Yao Ming Defends Orphaned Baby Elephants

In this PSA, the former NBA All-Star tries to persuade Chinese consumers to give up ivory.
Sep 6, 2014· 1 MIN READ
Kristina Bravo is Assistant Editor at TakePart.

Yao Ming is no stranger to giant competition. But the seven-foot-six athlete has taken up a mission more daunting than guarding Shaquille O’Neal on the court: saving orphaned baby elephants.

The former Houston Rockets center has teamed up with the African Wildlife Foundation, WildAid, and Save the Elephants to launch an awareness campaign targeting the ivory market in Asia.

It’s a difficult task: According to a report released last month by wildlife conservation group Born Free, ivory poaching and trafficking is at its highest level in 25 years. Between 2009 and June 2014, criminal networks in Africa trafficked 170 tons of ivory, an amount produced by as many as 229,729 pachyderms.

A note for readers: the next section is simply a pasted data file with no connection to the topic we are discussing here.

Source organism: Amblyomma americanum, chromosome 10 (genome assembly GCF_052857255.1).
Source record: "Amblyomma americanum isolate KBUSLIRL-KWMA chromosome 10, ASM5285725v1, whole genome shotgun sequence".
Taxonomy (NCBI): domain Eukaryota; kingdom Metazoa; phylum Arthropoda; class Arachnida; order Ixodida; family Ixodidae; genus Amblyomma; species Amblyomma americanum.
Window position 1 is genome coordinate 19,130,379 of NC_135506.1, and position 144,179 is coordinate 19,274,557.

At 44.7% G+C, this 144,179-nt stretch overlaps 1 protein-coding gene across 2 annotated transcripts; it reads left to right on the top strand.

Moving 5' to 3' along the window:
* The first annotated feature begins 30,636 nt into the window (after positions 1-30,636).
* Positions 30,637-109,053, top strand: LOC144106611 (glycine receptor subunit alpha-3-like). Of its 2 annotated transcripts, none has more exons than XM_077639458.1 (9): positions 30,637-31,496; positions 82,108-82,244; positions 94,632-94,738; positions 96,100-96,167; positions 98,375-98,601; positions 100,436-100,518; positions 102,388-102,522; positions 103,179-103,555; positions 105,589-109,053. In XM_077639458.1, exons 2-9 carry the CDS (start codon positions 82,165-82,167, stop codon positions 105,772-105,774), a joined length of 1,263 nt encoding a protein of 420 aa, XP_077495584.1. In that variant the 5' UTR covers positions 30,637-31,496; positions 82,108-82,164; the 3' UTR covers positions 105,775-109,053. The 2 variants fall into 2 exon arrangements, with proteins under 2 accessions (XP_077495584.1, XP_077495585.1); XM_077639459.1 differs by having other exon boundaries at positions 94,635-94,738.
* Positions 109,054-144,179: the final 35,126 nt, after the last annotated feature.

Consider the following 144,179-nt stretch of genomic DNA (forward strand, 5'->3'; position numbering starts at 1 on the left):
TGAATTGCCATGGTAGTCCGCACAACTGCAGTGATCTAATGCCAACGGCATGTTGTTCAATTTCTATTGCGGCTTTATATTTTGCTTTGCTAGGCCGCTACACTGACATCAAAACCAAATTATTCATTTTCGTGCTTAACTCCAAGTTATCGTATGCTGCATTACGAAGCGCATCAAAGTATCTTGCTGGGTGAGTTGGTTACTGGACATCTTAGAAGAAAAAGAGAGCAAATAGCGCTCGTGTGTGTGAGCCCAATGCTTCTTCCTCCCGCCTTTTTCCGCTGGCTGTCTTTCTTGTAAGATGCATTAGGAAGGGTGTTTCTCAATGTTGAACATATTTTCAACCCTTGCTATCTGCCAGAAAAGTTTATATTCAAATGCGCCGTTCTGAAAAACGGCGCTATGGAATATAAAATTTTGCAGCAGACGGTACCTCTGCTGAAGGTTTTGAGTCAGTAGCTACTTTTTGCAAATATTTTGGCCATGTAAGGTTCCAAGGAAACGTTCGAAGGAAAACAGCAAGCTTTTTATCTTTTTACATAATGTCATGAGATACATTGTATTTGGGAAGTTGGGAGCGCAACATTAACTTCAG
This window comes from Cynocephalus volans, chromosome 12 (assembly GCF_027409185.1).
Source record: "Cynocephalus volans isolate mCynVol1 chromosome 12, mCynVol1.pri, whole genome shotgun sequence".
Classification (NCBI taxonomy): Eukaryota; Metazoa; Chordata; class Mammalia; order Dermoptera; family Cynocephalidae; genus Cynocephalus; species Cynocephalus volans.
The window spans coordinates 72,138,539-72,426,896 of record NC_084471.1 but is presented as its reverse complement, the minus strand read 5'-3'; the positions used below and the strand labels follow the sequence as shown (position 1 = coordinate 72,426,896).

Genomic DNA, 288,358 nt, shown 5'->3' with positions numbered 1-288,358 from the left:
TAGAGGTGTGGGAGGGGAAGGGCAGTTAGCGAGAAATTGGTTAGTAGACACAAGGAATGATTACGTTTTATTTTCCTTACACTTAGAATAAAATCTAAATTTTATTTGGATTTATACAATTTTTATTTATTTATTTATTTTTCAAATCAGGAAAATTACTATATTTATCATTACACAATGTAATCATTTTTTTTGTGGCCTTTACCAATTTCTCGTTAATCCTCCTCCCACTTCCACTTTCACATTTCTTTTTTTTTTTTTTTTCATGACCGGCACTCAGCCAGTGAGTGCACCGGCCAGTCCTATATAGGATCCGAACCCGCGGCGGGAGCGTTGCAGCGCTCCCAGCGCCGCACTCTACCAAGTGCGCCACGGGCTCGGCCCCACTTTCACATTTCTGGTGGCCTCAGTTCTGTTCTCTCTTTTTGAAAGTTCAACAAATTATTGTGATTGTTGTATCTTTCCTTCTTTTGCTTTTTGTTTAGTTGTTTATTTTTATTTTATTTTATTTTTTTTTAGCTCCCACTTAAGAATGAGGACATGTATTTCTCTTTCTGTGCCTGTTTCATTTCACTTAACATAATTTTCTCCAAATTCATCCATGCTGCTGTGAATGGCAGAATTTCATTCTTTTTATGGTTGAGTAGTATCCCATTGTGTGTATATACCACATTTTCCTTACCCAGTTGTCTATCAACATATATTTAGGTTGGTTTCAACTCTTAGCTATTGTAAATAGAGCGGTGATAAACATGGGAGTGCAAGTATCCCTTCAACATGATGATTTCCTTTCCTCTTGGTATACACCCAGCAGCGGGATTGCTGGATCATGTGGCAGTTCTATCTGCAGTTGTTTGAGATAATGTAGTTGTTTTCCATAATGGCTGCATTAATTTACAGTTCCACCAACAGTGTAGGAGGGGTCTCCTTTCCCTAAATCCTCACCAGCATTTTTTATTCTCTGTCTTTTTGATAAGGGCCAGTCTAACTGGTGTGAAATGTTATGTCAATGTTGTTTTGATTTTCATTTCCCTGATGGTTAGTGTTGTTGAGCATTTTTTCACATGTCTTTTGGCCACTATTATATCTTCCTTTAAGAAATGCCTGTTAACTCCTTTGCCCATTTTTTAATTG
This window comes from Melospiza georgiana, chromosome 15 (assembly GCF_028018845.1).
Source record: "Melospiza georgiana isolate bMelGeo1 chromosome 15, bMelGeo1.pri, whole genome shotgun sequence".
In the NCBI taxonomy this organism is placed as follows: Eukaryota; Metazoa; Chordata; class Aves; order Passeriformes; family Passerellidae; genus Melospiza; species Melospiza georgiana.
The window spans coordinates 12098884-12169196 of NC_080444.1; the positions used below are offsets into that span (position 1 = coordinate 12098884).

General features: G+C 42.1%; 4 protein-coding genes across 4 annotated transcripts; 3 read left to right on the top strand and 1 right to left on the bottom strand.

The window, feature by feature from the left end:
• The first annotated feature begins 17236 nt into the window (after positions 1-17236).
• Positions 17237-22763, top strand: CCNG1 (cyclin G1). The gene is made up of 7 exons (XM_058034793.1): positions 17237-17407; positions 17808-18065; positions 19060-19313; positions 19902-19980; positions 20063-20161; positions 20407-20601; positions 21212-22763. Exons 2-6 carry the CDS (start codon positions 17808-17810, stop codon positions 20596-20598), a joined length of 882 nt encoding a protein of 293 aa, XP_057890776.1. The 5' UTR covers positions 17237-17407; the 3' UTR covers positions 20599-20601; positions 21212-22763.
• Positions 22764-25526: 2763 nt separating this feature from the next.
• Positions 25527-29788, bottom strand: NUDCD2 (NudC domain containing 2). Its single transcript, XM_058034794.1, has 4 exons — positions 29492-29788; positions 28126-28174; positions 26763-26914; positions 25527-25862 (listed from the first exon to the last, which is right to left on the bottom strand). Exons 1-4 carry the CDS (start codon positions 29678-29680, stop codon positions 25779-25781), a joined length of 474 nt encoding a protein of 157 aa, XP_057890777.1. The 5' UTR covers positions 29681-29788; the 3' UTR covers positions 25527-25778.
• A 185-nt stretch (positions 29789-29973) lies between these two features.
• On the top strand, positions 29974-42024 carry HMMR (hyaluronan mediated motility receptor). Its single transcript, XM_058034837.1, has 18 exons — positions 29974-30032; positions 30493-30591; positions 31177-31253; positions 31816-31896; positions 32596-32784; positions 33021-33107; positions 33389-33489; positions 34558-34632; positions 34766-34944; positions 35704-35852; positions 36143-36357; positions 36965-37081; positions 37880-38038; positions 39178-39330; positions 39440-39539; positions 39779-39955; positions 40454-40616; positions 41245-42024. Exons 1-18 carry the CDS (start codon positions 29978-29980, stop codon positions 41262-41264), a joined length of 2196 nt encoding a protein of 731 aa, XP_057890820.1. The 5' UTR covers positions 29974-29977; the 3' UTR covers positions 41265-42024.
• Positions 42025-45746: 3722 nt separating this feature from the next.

China’s rising middle class has been driving the demand. One pound of ivory fetches about $1,300 in the country.

“Spending time with elephants, you soon see how protective mothers and families are of their babies. But most of these orphaned elephants lost their mothers or even their entire families to ivory poachers,” says Yao in a PSA for the campaign. “When the buying stops, the killing can too.”

The documentary The End of the Wild also screened in China in August as part of the project. The film followed Yao as he travelled to Kenya and South Africa in 2012 to learn about the crisis. There he saw bodies of poached elephants and visited a vault filled with confiscated tusks.

“Before that, it was more of a number for me—how many tons of ivory, how much money comes out of this business. Sometimes the number is cold,” said Yao, according to The Washington Post. “After you visit Africa, it is very unique. I felt that I built some kind of special connection with the animals.”

Yao previously worked with WildAid in a national campaign to reduce shark fin consumption in China. It worked: A 2013 survey found that 85 percent of Beijing, Shanghai, Guangzhou, and Chengdu residents had quit shark fin soup. According to WildAid, 65 percent of them attributed their decision to public awareness campaigns. With Yao’s help, the organization is hoping for similar results for the welfare of the imperiled pachyderms.